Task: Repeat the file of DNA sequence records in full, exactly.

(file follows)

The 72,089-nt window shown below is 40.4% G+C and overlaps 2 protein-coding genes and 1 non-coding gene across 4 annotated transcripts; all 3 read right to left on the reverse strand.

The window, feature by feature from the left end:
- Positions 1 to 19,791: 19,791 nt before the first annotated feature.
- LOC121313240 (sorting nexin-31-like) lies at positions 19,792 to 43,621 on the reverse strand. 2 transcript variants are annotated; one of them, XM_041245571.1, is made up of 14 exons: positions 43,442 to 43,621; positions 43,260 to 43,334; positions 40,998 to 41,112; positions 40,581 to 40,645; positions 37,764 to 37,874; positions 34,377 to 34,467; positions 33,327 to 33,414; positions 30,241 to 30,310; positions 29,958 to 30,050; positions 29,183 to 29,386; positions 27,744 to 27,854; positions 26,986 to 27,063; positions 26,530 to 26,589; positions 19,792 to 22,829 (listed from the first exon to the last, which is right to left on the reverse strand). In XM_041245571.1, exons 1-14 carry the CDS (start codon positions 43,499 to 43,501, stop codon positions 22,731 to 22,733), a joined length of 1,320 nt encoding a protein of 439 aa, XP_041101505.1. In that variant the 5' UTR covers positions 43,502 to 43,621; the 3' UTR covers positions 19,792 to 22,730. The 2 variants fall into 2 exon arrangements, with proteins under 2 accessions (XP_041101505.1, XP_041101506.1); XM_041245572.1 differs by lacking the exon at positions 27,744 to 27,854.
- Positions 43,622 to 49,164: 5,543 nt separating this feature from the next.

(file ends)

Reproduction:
The 72,089-nt window shown below is 40.4% G+C and overlaps 2 protein-coding genes and 1 non-coding gene across 4 annotated transcripts; all 3 read right to left on the reverse strand.

The window, feature by feature from the left end:
- Positions 1 to 19,791: 19,791 nt before the first annotated feature.
- LOC121313240 (sorting nexin-31-like) lies at positions 19,792 to 43,621 on the reverse strand. 2 transcript variants are annotated; one of them, XM_041245571.1, is made up of 14 exons: positions 43,442 to 43,621; positions 43,260 to 43,334; positions 40,998 to 41,112; positions 40,581 to 40,645; positions 37,764 to 37,874; positions 34,377 to 34,467; positions 33,327 to 33,414; positions 30,241 to 30,310; positions 29,958 to 30,050; positions 29,183 to 29,386; positions 27,744 to 27,854; positions 26,986 to 27,063; positions 26,530 to 26,589; positions 19,792 to 22,829 (listed from the first exon to the last, which is right to left on the reverse strand). In XM_041245571.1, exons 1-14 carry the CDS (start codon positions 43,499 to 43,501, stop codon positions 22,731 to 22,733), a joined length of 1,320 nt encoding a protein of 439 aa, XP_041101505.1. In that variant the 5' UTR covers positions 43,502 to 43,621; the 3' UTR covers positions 19,792 to 22,730. The 2 variants fall into 2 exon arrangements, with proteins under 2 accessions (XP_041101505.1, XP_041101506.1); XM_041245572.1 differs by lacking the exon at positions 27,744 to 27,854.
- Positions 43,622 to 49,164: 5,543 nt separating this feature from the next.